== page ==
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Displaying items by tag: Exhibition

Works by some of France’s most celebrated painters are featured in From the Collection: 300 Years of French Landscape Painting, a new exhibition that opened July 17 at the Toledo Museum of Art.

Curated by Lawrence W. Nichols, William Hutton senior curator of European and American painting and sculpture before 1900, this small, insightful show offers a chronological survey of the French approach to painting landscapes.

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In celebration of the fiftieth anniversary of the Color Charts inception, an exhibition of  Gerhard Richter's iconic paintings, selected from the artist’s original nineteen, 'Color Charts,' produced in 1966 is to be mounted at Dominique Lévy in London. Presented with the support of the Gerhard Richter Archive, the exhibition is the first exhibition to feature a small but vital group of works from this series since their inaugural appearance at Galerie Friedrich & Dahlem, Munich in 1966. The exhibition also includes a group of Color Charts painted in 1971, when Richter reexamined and expanded the series after a five-year hiatus.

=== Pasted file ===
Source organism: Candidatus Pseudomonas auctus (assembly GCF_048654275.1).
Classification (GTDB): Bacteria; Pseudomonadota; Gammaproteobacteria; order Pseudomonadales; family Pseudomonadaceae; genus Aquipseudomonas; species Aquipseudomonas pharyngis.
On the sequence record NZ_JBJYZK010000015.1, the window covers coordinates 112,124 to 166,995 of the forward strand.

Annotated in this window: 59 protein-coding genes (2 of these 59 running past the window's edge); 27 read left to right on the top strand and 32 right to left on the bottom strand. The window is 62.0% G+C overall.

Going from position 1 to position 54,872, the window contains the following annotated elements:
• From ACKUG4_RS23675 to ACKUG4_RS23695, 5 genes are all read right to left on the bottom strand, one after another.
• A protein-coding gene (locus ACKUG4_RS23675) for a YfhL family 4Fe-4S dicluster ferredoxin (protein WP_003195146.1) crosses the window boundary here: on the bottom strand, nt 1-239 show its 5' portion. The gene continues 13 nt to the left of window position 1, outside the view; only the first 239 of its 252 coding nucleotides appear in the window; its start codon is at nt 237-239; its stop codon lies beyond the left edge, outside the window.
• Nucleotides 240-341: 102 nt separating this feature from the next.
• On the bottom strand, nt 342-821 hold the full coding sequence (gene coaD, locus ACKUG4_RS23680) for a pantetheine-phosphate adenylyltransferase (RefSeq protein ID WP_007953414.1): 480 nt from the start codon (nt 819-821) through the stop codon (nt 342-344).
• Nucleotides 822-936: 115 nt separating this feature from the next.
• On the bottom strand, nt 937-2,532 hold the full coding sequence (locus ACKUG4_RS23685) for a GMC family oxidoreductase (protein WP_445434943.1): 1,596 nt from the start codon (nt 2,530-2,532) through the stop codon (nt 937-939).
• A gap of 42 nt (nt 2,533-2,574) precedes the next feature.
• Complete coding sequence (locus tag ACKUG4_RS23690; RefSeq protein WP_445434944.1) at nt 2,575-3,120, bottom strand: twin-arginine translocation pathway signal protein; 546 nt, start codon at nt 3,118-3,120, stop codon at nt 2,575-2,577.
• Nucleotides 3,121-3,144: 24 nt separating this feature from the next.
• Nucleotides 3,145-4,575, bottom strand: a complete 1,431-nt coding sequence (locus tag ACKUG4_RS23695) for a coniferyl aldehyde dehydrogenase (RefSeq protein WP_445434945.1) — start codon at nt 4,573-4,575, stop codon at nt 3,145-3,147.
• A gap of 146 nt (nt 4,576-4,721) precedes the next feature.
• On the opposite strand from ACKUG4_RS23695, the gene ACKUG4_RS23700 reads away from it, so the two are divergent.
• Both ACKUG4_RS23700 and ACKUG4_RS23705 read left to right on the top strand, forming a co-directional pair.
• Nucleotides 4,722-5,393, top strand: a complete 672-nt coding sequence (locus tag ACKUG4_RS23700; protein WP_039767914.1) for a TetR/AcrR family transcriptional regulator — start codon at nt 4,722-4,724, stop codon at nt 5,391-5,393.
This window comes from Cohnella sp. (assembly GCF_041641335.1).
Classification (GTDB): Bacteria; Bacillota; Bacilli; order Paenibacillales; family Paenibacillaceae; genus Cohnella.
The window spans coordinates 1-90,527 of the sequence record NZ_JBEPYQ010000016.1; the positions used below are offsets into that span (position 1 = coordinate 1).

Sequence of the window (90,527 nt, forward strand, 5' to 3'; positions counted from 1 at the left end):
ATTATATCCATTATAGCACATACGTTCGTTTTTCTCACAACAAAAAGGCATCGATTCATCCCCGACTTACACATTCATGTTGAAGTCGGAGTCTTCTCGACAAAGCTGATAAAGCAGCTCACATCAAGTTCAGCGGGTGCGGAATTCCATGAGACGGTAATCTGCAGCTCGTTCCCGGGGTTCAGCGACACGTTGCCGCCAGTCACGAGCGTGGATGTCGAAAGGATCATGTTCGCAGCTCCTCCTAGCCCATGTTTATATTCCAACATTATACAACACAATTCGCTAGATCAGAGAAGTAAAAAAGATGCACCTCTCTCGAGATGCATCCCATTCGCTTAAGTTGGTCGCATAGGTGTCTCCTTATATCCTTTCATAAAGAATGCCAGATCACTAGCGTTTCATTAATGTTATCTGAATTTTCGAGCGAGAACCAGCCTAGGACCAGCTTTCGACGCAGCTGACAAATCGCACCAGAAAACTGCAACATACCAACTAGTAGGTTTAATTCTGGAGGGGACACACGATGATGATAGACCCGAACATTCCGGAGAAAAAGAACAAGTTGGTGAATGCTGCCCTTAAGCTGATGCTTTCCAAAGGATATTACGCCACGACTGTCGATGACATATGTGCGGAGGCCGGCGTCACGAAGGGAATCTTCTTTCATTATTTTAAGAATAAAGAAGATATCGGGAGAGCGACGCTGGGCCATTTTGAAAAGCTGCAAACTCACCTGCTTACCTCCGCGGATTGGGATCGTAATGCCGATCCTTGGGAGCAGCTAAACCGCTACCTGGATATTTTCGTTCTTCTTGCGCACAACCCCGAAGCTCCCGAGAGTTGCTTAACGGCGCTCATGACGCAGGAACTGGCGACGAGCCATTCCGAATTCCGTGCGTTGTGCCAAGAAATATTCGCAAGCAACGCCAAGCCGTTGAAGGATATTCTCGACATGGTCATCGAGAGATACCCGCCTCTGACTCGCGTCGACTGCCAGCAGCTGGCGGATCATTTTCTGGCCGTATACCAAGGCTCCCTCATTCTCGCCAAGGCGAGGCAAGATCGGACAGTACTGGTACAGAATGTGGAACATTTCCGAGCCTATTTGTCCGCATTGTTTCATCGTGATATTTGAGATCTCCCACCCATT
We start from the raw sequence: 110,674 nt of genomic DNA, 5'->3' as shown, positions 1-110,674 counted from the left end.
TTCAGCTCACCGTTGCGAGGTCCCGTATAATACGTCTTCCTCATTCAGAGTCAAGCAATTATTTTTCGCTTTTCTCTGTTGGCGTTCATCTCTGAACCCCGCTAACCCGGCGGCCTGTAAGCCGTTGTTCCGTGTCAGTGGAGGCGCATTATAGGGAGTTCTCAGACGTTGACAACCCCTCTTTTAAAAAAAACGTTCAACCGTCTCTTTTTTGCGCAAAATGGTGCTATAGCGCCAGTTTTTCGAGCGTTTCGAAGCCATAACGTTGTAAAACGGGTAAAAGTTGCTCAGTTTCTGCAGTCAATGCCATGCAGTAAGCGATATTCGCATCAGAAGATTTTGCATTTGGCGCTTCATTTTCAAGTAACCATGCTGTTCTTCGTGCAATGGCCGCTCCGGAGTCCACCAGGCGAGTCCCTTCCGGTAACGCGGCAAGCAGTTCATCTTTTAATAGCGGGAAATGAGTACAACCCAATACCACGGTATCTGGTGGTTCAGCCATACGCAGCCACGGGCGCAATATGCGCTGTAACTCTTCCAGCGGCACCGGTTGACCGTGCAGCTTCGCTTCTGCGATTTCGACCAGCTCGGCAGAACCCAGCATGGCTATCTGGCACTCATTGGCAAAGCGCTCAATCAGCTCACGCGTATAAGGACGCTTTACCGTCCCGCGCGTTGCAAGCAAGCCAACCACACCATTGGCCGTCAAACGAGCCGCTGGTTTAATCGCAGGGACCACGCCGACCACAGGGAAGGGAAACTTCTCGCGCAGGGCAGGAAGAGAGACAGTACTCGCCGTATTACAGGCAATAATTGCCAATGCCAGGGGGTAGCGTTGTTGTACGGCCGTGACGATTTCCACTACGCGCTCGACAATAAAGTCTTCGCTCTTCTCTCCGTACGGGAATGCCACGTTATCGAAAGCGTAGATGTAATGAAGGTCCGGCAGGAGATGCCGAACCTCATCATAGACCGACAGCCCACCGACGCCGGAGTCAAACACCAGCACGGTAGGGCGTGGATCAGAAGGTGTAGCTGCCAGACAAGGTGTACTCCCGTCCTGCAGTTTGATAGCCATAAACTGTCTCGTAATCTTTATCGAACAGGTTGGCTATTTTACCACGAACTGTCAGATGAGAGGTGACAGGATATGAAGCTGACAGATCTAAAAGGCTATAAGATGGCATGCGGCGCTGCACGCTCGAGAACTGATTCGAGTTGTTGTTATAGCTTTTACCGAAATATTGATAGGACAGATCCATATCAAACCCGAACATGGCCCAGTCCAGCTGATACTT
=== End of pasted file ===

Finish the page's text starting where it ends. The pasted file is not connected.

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More than 480,000 people visited Alexander McQueen: Savage Beauty at the V&A, making it the most visited paid-for exhibition at the Museum ever. The exhibition was the only major UK retrospective of the work of the visionary fashion designer Lee Alexander McQueen, widely celebrated as one of the most innovative designers of his generation. 

Alexander McQueen: Savage Beauty was originally presented at the Costume Institute at the Metropolitan Museum of Art in New York in 2010. The exhibition has been open at the V&A since March 14, operating for more than 1,000 hours for public opening and private events.

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If you thought you knew everything there was to know about Andy Warhol, the undisputed high priest of Pop art, the exhibition “Warhol Underground” at the Centre Pompidou-Metz  might just change your mind.